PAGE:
ST. LOUIS – Every office tells a story.
Doug Armstrong's is no different.
It screams, "Back to business."
What, you expected leftover confetti?
You don't know Doug.
"The past is the past," the Blues' general manager said from his desk Monday. "It's great. You love it. But you don't live in it."
The only item remotely resembling nostalgia – Can it be nostalgia if what never had happened before happened less than two months ago? – was a stack of popular T-shirts folded over a chair. You know the ones. Cardinals catcher Yadier Molina, one of the biggest Blues fans in town, appears on the front along with the words, "Let's Go Blues!"
As Brett Hull likes to say, the Blues went – all the way to hockey's promised land.
Armstrong is more concerned with Kelly Chase's memorable line. Hey buddy, the Blues are still here.
"The team that never won, won," Armstrong said. "Park that, and go on. We have to be ready to play this year."
Truth is, Armstrong has enjoyed the heck out of this.
His day with the Stanley Cup included taking it to his hometown in Sarnia, Ontario, where his father, Hall of Fame hockey official Neil Armstrong, is battling Parkinson's. That was special. He realizes a flood of newcomers to the sport, whether they are young players or fans, can be traced to last season. He feels the strengthened bond between the Blues and their city. Scar tissue has been removed. New possibilities exist. Time to capitalize.
Here's a word to consider: Dynasty.
The label is thrown around carelessly in sports, often applied where it doesn't belong. And maybe it's reckless to suggest it in this context. But part of me wonders if the Blues could become eligible.
Winning back-to-back Stanley Cup championships is a first cousin of impossible. Consecutive championships claimed by Pittsburgh in 2016 and 2017 remain the only example of a repeat since the arrival of the league's salary cap. Those Penguins were the first to successfully defend their title since the 1997 and 1998 Detroit Red Wings. (For context, Robert Thomas wasn't alive to see Detroit's repeat.)
It's challenging, and that's an understatement. But the Blues should have a legitimate shot.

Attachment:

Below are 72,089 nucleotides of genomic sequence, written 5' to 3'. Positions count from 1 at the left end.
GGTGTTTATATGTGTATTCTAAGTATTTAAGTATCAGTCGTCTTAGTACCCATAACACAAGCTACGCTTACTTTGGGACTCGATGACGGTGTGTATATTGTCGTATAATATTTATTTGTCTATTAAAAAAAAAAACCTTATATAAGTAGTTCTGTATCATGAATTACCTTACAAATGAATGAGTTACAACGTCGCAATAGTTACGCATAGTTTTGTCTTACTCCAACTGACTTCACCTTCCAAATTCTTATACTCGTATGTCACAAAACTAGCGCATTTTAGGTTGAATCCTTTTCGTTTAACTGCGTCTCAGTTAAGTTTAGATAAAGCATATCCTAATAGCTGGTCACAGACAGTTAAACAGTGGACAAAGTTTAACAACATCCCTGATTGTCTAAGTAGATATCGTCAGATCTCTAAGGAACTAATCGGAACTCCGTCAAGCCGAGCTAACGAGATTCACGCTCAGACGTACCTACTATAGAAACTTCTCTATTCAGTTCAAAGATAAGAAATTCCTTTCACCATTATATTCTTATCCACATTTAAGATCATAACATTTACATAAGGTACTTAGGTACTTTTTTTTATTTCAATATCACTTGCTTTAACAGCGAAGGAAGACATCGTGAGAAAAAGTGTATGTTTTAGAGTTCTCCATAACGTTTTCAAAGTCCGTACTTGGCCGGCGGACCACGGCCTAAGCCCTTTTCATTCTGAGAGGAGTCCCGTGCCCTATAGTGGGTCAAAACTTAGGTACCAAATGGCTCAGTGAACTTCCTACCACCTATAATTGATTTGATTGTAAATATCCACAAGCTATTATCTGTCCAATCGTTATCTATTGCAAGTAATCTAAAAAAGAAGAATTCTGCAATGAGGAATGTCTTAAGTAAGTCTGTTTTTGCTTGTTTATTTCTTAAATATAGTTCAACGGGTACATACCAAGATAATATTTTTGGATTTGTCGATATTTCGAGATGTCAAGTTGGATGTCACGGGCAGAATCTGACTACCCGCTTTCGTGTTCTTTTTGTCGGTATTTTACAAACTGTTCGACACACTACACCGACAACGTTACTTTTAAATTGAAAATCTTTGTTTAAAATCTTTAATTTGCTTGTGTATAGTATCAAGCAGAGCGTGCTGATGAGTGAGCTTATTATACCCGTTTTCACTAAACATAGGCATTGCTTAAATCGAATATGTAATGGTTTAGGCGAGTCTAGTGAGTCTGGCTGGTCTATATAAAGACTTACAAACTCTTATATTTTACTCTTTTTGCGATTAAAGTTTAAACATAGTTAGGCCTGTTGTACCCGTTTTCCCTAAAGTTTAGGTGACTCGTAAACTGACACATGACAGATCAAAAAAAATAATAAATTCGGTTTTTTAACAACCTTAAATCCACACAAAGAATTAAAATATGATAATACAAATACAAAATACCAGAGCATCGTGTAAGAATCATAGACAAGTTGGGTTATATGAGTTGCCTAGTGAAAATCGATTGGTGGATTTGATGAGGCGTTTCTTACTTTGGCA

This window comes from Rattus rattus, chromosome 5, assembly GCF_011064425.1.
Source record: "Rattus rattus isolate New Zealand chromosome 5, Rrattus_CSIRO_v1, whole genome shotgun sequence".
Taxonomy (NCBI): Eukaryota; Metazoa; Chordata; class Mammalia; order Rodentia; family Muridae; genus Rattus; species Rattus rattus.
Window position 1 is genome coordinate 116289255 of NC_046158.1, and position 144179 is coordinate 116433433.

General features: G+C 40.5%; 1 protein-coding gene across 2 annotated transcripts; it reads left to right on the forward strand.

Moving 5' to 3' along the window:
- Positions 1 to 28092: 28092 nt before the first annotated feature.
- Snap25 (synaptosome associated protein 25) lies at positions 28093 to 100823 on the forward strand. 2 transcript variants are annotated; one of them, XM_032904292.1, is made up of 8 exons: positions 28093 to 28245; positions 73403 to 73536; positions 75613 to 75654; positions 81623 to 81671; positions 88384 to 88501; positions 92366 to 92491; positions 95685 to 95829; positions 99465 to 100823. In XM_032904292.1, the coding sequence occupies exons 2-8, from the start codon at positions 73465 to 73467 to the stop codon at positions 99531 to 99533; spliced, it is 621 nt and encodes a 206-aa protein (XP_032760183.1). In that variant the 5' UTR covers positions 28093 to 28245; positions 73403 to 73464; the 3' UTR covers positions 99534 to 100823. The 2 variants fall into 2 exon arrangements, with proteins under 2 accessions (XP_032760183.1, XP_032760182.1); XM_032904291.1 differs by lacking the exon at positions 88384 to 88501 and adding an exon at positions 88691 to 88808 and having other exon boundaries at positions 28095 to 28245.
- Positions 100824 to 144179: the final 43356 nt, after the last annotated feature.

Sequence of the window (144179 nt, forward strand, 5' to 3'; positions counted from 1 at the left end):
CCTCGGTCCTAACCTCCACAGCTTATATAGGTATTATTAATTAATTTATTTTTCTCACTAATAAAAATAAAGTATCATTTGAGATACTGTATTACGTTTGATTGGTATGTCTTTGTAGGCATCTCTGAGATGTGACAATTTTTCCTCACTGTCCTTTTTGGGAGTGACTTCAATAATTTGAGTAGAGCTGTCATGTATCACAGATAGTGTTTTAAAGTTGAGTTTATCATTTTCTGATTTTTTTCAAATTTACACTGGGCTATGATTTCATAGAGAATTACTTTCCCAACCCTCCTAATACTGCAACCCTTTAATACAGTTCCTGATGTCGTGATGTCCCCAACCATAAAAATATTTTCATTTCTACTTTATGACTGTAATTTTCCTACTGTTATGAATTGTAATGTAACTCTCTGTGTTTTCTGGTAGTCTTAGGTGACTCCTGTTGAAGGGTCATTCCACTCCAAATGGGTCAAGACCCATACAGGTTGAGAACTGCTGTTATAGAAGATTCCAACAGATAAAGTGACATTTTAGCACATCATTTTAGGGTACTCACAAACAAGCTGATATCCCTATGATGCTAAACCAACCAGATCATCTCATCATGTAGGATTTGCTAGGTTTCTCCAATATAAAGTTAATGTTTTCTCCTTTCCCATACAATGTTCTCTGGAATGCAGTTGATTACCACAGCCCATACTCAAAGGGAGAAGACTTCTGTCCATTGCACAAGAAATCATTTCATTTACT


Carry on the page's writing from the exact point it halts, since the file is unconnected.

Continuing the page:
They have their coach in Craig Berube. They have their goalie in Jordan Binnington. They have a roster crammed with players who know what it takes to win at the highest level. That might be the biggest collective strength of this team now. It understands what can only be taught by experience. And at least for now, all members are expected to be healthy for camp. Just don't be surprised if veterans are eased into action.
"We publicly stated (last offseason) we thought we were entering a new five-year window," Armstrong said. "We had success in year one. We are bringing back the majority, and potentially the entirety of the whole group. But that doesn't equate to the same success. You have to put the work in. This team should be competitive."
The risk of getting the band back together is, of course, a sense of complacency. Berube's no-nonsense style should suffocate any sign of it. So should the internal competition created by players such as Klim Kostin, Jordan Kyrou, new addition Andreas Borgman and others.
"These are guys that need to come in and take someone's job," Armstrong said. "That's the cold, hard reality of our business. Just because you ended last year doesn't mean you start there this year. If you are standing still, you are getting passed. Just because we are bringing the same group back, doesn't mean we are standing still."
Only a few points of roster-related uncertainty remain.
Joel Edmundson, who recently completed his arbitration hearing, will be signed by Tuesday afternoon. The only unknown Monday was the dollar amount.
The status of restricted free agent Ivan Barbashev remains uncertain.
"There is no ETA," Armstrong said about Barbashev. "You have to be back Dec. 1, or you can't play that year. Or, he could be signed tomorrow. We are close enough where it takes one phone call, but that phone call may or may not come before training camp."
He does expect Barbashev back this season, though, right?
"I expect him to play hockey this season, whether it's in North America or somewhere else," Armstrong answered. "I understand the economics of it. We had (Vladimir) Sobotka, who left for the KHL. We want Barbie here. He knows we want him here. We are not that far apart."
And then there is Pat Maroon. The Blues and the hometown hero remain on one another's radar. Armstrong declined to clarify if the Blues have made Maroon a formal offer. Edmundson's salary, Barbashev's situation and the less than $6 million the Blues have before the salary cap cuts them off could impact the chance of a Maroon reunion.
"We're staying in contact," Armstrong said.
Few things would keep the Stanley Cup party rolling like Maroon's return.
Even if it happens, Armstrong's message is quite clear.
Another parade, not a victory lap, is the goal.